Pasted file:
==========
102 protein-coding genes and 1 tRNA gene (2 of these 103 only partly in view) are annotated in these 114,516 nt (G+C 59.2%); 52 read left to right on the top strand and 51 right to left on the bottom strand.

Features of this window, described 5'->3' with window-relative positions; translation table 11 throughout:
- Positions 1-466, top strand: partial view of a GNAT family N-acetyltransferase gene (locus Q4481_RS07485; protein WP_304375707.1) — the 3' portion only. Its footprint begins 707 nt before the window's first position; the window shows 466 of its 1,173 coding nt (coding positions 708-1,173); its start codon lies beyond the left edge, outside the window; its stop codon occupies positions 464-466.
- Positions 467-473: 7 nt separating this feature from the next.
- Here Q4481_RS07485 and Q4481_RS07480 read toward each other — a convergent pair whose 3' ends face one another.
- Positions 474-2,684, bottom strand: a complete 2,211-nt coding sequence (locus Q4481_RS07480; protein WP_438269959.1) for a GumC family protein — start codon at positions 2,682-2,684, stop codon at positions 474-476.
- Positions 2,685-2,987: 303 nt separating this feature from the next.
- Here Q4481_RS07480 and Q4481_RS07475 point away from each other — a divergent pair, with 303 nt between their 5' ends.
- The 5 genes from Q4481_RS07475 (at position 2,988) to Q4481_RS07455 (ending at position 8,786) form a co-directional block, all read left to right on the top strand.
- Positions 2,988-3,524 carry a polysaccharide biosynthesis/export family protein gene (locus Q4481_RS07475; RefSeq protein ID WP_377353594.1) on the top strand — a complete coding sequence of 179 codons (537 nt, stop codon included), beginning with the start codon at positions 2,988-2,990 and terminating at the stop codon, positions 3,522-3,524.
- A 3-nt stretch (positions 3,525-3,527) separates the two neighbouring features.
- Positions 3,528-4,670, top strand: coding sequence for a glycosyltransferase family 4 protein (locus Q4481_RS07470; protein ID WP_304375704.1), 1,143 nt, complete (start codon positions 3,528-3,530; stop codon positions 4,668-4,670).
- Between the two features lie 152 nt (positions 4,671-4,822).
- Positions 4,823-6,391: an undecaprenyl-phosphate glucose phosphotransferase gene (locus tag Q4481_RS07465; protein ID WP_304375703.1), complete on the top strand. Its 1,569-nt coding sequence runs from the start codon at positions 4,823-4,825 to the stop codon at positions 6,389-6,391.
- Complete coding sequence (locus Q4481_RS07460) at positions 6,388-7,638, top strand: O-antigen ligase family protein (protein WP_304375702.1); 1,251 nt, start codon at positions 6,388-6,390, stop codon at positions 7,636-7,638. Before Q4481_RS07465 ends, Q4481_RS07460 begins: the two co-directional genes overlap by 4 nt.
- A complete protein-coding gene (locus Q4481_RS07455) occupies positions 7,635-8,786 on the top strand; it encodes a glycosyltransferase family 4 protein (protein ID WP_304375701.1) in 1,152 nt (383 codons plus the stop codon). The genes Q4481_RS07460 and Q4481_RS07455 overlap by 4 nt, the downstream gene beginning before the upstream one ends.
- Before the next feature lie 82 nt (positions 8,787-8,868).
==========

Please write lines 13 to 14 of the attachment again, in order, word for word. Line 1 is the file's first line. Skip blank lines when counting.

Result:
- Between the two features lie 152 nt (positions 4,671-4,822).
- Positions 4,823-6,391: an undecaprenyl-phosphate glucose phosphotransferase gene (locus tag Q4481_RS07465; protein ID WP_304375703.1), complete on the top strand. Its 1,569-nt coding sequence runs from the start codon at positions 4,823-4,825 to the stop codon at positions 6,389-6,391.